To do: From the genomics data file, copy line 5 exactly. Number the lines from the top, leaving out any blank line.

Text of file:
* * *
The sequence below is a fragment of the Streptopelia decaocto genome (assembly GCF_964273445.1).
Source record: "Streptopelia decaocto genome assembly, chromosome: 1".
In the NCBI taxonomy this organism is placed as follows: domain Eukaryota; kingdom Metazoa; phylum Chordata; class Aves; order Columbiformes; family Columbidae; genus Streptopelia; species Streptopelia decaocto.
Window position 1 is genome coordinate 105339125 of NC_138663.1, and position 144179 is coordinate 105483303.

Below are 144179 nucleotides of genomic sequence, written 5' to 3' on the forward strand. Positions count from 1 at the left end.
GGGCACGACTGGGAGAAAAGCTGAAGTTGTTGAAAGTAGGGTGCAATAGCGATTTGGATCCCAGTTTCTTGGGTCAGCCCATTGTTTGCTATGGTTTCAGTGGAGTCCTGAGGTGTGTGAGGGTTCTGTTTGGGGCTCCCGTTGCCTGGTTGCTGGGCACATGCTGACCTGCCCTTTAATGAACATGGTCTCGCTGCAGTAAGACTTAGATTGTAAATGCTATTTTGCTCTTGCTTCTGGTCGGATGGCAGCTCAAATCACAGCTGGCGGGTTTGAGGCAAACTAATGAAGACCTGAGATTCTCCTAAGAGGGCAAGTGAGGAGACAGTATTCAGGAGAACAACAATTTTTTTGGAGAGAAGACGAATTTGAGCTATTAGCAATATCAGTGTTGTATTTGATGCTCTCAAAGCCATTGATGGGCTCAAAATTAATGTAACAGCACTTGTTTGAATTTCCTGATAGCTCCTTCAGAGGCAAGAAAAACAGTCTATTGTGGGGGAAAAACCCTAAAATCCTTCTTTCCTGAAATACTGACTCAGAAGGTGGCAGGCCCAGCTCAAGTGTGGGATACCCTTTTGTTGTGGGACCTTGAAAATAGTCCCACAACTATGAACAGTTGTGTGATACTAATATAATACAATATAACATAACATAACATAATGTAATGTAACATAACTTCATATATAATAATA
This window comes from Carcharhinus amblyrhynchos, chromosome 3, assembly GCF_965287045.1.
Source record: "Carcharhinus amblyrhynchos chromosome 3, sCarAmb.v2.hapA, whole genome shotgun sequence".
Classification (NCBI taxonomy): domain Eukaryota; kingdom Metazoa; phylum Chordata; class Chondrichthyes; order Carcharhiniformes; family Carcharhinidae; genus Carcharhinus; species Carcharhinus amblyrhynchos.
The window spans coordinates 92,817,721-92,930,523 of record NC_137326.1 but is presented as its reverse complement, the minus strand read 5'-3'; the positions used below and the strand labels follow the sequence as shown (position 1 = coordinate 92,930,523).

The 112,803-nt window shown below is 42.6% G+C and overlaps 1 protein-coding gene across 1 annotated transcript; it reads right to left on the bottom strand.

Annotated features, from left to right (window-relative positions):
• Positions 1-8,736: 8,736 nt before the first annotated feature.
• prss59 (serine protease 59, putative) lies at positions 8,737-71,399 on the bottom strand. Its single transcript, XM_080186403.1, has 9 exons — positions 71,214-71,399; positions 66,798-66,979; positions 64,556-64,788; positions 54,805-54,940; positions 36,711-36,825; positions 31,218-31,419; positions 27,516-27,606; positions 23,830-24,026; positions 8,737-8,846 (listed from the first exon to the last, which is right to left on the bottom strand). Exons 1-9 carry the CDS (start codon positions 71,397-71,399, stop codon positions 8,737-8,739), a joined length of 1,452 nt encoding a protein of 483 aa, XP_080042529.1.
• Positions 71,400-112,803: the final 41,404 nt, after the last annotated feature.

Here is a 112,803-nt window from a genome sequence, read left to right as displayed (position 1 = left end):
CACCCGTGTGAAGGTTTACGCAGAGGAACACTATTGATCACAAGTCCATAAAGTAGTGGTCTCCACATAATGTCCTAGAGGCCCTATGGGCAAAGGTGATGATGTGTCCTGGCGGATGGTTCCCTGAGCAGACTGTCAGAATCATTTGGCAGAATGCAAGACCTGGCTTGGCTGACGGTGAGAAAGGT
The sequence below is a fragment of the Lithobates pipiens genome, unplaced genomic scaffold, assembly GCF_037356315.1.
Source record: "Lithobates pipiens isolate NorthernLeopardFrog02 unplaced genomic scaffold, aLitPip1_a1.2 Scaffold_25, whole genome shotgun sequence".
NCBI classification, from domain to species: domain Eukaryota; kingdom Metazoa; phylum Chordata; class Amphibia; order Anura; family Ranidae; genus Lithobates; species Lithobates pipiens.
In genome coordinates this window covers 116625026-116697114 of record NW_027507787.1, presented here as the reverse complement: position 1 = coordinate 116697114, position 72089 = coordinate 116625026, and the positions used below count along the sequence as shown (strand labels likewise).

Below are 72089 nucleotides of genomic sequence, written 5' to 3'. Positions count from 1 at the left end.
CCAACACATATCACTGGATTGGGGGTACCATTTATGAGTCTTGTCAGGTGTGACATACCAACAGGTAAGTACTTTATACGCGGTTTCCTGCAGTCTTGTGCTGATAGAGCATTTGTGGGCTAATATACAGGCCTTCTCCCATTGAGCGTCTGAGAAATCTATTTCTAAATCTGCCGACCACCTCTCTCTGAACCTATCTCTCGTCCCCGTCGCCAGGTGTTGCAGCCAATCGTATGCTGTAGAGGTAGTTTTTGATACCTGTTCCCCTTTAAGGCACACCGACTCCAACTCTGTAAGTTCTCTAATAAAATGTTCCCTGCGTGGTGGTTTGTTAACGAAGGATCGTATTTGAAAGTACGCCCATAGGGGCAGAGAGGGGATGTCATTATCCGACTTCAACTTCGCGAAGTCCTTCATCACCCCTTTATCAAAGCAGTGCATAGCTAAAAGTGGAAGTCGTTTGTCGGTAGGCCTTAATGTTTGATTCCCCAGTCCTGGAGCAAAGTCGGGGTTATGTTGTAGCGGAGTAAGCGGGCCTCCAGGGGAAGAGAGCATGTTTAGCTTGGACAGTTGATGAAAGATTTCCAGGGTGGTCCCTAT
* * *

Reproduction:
Below are 144179 nucleotides of genomic sequence, written 5' to 3' on the forward strand. Positions count from 1 at the left end.